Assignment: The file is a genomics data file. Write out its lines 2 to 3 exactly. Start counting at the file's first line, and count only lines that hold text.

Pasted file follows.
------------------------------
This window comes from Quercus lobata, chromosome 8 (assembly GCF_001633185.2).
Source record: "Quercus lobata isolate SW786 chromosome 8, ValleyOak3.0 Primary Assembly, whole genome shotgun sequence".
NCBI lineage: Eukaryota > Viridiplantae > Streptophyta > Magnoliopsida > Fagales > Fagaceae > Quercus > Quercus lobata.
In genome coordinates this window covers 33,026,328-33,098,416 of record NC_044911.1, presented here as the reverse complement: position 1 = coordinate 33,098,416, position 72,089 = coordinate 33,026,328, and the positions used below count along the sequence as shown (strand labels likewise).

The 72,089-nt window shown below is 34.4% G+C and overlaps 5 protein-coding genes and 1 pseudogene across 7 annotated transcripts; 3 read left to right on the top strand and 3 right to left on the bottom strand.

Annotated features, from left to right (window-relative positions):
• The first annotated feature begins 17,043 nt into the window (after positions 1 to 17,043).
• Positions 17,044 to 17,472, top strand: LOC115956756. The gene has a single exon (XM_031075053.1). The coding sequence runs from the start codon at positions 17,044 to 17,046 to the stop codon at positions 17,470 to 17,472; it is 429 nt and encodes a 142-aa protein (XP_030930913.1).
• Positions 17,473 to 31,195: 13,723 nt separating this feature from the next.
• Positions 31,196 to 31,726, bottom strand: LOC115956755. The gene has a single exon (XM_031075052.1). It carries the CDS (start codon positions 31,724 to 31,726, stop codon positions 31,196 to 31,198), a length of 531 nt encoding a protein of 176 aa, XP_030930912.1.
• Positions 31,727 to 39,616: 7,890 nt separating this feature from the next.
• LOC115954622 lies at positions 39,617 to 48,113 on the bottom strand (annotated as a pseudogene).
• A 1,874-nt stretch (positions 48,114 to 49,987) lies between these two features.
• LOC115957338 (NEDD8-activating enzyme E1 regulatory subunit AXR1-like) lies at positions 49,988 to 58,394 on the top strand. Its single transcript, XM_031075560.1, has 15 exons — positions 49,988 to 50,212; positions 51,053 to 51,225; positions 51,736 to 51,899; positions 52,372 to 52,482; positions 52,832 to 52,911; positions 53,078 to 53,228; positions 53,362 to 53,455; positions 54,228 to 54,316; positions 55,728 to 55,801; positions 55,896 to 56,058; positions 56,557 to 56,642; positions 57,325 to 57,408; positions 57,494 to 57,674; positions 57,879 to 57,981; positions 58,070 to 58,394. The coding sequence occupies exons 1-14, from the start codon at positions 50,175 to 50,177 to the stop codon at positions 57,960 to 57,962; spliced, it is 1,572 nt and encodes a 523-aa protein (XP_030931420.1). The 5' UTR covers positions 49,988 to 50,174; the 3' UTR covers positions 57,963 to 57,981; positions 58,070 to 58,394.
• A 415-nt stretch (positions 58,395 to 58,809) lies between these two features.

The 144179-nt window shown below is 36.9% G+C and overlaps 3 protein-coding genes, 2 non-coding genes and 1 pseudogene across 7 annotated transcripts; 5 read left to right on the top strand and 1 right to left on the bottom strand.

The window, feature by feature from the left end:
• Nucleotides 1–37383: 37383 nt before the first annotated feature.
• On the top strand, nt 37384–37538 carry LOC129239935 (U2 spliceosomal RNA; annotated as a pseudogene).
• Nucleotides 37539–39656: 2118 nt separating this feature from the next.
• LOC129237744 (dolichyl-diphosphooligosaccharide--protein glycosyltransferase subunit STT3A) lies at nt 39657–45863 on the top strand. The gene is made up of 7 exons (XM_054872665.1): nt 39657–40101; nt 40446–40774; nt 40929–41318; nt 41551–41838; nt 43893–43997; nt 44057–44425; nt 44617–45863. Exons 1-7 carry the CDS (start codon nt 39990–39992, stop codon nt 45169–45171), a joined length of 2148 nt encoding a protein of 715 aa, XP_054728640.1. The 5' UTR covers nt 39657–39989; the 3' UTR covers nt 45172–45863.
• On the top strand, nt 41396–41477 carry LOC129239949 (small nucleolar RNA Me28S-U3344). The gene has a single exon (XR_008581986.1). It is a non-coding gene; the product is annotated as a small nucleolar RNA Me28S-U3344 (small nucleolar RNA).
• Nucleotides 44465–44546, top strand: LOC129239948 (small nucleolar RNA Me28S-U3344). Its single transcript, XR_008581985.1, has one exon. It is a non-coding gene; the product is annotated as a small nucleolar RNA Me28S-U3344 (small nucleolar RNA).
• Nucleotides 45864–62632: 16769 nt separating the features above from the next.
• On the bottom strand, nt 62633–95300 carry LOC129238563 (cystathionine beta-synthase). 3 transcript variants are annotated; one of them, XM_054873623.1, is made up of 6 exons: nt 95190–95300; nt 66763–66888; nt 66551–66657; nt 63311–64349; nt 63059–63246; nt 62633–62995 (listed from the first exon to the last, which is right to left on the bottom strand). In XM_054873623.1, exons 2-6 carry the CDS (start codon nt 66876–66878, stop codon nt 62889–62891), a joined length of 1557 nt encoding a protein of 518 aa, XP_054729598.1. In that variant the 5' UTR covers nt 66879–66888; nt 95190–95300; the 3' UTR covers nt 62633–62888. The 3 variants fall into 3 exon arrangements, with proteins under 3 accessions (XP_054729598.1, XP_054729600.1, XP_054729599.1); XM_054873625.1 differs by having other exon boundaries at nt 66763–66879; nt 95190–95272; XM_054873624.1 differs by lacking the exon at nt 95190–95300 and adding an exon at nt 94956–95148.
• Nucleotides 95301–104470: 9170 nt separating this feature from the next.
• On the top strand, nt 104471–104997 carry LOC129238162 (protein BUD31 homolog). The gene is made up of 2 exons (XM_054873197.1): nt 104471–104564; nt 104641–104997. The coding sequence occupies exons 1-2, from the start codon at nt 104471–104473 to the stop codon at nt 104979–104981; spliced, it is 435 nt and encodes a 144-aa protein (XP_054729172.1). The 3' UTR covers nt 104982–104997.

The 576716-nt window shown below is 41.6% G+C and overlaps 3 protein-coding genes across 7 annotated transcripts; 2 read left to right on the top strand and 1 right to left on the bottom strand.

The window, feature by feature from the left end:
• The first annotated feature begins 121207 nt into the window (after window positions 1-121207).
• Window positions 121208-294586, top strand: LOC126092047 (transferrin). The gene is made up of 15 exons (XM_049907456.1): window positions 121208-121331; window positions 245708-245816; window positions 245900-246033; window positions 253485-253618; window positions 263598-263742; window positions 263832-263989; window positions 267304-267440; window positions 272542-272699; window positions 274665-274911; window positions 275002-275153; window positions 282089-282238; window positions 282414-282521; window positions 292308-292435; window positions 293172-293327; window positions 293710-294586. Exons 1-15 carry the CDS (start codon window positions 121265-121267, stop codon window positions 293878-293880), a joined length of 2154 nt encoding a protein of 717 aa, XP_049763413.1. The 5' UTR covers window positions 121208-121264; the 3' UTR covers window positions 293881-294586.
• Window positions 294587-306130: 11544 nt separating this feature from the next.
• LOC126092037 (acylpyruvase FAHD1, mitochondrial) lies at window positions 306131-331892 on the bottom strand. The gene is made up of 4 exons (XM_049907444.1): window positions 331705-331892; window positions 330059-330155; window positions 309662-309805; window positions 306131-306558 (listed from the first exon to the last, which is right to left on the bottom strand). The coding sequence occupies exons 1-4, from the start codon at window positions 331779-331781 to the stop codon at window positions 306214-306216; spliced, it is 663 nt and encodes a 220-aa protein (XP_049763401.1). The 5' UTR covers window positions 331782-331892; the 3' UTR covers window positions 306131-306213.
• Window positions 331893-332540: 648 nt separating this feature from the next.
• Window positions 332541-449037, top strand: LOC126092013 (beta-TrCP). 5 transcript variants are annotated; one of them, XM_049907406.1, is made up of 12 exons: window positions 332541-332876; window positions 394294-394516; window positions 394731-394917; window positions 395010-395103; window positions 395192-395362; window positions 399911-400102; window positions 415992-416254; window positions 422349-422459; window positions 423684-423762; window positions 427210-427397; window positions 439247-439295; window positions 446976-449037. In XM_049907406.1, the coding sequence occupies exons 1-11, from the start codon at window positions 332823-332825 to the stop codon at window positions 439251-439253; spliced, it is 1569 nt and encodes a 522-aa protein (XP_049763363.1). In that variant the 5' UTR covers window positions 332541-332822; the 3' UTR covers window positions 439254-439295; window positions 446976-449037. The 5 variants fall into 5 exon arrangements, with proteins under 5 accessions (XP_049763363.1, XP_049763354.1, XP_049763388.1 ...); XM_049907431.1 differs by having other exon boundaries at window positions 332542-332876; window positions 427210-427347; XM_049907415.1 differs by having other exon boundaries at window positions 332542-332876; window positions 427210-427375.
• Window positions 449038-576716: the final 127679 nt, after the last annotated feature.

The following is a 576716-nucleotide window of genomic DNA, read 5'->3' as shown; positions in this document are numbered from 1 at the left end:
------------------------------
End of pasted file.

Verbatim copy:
Source record: "Quercus lobata isolate SW786 chromosome 8, ValleyOak3.0 Primary Assembly, whole genome shotgun sequence".
NCBI lineage: Eukaryota > Viridiplantae > Streptophyta > Magnoliopsida > Fagales > Fagaceae > Quercus > Quercus lobata.